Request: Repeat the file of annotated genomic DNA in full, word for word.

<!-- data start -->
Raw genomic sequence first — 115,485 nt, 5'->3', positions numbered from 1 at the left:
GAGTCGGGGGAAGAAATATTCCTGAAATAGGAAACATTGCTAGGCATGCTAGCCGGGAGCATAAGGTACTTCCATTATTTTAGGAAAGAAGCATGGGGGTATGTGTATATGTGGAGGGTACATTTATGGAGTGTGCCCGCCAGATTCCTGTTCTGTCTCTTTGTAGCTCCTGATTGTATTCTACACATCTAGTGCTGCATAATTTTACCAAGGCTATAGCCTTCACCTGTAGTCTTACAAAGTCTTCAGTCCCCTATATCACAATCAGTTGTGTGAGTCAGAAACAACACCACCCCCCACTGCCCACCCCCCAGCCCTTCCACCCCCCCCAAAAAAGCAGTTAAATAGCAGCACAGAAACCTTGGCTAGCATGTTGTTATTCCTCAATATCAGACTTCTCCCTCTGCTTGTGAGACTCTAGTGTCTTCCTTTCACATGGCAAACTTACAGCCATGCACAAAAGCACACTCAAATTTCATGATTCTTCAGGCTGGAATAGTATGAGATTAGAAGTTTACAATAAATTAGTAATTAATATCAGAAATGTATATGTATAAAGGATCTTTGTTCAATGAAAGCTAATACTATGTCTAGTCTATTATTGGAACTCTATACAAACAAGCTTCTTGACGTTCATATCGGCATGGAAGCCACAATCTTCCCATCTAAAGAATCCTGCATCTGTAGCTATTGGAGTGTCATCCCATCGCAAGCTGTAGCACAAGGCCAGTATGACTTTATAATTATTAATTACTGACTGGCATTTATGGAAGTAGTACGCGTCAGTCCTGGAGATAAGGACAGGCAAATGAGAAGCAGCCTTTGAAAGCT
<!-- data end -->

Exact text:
Raw genomic sequence first — 115,485 nt, 5'->3', positions numbered from 1 at the left:
GAGTCGGGGGAAGAAATATTCCTGAAATAGGAAACATTGCTAGGCATGCTAGCCGGGAGCATAAGGTACTTCCATTATTTTAGGAAAGAAGCATGGGGGTATGTGTATATGTGGAGGGTACATTTATGGAGTGTGCCCGCCAGATTCCTGTTCTGTCTCTTTGTAGCTCCTGATTGTATTCTACACATCTAGTGCTGCATAATTTTACCAAGGCTATAGCCTTCACCTGTAGTCTTACAAAGTCTTCAGTCCCCTATATCACAATCAGTTGTGTGAGTCAGAAACAACACCACCCCCCACTGCCCACCCCCCAGCCCTTCCACCCCCCCCAAAAAAGCAGTTAAATAGCAGCACAGAAACCTTGGCTAGCATGTTGTTATTCCTCAATATCAGACTTCTCCCTCTGCTTGTGAGACTCTAGTGTCTTCCTTTCACATGGCAAACTTACAGCCATGCACAAAAGCACACTCAAATTTCATGATTCTTCAGGCTGGAATAGTATGAGATTAGAAGTTTACAATAAATTAGTAATTAATATCAGAAATGTATATGTATAAAGGATCTTTGTTCAATGAAAGCTAATACTATGTCTAGTCTATTATTGGAACTCTATACAAACAAGCTTCTTGACGTTCATATCGGCATGGAAGCCACAATCTTCCCATCTAAAGAATCCTGCATCTGTAGCTATTGGAGTGTCATCCCATCGCAAGCTGTAGCACAAGGCCAGTATGACTTTATAATTATTAATTACTGACTGGCATTTATGGAAGTAGTACGCGTCAGTCCTGGAGATAAGGACAGGCAAATGAGAAGCAGCCTTTGAAAGCT